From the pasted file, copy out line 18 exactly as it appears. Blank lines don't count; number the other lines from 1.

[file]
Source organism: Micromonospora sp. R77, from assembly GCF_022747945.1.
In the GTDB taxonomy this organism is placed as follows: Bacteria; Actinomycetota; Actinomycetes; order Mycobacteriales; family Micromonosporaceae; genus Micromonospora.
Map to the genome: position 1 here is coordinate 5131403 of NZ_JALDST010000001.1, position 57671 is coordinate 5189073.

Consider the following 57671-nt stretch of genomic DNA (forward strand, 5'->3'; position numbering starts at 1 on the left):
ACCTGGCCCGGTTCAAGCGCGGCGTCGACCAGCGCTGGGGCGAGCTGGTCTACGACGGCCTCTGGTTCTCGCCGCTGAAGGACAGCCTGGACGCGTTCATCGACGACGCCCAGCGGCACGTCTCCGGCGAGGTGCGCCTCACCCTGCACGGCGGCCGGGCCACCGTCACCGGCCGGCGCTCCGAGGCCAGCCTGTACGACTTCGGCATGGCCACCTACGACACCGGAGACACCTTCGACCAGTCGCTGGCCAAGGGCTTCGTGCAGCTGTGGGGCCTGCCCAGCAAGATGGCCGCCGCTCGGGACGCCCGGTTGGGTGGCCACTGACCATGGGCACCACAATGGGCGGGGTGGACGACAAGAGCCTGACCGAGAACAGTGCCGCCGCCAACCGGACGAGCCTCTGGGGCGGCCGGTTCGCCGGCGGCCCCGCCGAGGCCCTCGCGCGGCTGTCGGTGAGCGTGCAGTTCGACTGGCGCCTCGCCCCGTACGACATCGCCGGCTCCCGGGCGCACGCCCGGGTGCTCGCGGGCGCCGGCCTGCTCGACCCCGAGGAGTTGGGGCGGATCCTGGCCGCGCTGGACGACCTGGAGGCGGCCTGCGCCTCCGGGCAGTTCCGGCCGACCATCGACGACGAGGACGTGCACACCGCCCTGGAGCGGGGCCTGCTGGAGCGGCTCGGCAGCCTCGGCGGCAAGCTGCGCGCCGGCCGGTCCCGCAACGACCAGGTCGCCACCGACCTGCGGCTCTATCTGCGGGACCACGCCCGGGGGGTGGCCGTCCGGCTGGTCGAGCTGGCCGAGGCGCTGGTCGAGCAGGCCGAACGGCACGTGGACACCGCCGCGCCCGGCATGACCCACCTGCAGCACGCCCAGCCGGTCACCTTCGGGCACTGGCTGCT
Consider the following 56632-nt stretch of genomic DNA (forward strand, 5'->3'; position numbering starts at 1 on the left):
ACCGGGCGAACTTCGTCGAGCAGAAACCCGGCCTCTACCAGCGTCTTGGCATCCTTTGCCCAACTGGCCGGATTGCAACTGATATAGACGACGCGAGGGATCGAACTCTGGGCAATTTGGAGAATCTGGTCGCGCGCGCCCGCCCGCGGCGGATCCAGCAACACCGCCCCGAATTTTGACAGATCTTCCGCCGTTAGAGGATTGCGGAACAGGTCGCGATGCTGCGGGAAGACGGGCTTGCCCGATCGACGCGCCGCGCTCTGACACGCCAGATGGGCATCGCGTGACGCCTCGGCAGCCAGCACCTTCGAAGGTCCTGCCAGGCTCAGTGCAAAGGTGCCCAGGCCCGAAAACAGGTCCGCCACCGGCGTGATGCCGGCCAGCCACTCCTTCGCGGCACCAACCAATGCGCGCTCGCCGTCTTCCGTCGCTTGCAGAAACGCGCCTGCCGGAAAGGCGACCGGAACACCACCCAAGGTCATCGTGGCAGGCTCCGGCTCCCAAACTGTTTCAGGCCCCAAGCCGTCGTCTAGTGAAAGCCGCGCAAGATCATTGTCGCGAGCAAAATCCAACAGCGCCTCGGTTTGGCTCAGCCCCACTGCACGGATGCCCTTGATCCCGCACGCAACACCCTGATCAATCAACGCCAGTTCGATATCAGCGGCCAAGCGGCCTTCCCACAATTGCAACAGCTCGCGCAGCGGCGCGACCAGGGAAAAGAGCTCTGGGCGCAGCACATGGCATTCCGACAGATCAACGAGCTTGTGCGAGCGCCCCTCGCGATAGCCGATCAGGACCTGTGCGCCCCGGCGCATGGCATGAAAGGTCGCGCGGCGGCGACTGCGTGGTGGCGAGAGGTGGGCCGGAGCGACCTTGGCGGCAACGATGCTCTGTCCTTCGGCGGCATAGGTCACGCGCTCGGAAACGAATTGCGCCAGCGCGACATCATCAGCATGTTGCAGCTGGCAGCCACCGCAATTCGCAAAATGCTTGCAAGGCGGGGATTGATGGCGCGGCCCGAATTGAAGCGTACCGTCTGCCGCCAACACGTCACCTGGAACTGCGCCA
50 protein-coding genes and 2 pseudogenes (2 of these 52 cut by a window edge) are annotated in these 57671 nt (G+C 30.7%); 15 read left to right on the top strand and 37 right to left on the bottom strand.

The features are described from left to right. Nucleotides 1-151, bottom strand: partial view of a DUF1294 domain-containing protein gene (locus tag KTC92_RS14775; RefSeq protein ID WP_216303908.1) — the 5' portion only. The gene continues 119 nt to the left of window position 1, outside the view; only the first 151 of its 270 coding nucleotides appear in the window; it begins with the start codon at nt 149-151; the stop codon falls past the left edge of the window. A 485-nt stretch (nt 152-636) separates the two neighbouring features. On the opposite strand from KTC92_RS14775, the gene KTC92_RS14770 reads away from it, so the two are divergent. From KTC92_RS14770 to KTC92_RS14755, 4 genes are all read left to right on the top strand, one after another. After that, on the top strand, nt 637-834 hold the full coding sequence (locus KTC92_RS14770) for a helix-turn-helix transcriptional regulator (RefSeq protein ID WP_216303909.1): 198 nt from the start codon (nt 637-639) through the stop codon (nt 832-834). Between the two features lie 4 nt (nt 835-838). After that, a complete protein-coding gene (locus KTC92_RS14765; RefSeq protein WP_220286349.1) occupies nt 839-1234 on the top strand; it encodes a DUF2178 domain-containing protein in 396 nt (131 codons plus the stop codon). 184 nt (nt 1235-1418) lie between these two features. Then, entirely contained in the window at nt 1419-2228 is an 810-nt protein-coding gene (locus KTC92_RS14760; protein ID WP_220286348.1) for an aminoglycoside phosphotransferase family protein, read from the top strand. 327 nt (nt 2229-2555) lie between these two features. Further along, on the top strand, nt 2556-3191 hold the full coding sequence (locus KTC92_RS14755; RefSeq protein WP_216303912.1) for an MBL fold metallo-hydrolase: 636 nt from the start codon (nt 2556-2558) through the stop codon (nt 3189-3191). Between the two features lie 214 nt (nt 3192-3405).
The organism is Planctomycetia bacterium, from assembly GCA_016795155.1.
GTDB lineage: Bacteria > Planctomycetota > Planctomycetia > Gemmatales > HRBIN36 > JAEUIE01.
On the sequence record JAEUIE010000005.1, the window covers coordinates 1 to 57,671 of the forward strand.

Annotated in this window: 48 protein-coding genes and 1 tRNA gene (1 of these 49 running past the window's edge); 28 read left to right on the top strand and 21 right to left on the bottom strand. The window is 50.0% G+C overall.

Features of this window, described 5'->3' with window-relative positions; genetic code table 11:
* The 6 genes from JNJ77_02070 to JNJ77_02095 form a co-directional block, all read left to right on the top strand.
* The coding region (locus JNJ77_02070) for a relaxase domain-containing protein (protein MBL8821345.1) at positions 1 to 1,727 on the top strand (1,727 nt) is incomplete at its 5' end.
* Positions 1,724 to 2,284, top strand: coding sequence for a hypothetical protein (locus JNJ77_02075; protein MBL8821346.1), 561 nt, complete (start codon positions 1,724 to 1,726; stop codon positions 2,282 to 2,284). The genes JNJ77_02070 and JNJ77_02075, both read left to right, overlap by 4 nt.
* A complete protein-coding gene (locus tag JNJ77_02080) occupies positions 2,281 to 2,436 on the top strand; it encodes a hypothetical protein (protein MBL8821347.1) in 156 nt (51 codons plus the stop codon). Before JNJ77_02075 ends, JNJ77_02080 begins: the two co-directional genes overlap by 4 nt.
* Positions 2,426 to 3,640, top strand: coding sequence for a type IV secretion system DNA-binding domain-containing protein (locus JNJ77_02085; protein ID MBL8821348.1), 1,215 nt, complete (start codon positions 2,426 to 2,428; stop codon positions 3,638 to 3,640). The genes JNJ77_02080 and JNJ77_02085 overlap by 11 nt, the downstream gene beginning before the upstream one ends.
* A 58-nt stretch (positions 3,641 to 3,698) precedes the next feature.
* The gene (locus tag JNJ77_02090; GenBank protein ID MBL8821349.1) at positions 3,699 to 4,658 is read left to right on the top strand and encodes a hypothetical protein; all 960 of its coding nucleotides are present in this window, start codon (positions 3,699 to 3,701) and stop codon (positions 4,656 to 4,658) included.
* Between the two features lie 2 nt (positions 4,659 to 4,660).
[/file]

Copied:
* A complete protein-coding gene (locus tag JNJ77_02080) occupies positions 2,281 to 2,436 on the top strand; it encodes a hypothetical protein (protein MBL8821347.1) in 156 nt (51 codons plus the stop codon). Before JNJ77_02075 ends, JNJ77_02080 begins: the two co-directional genes overlap by 4 nt.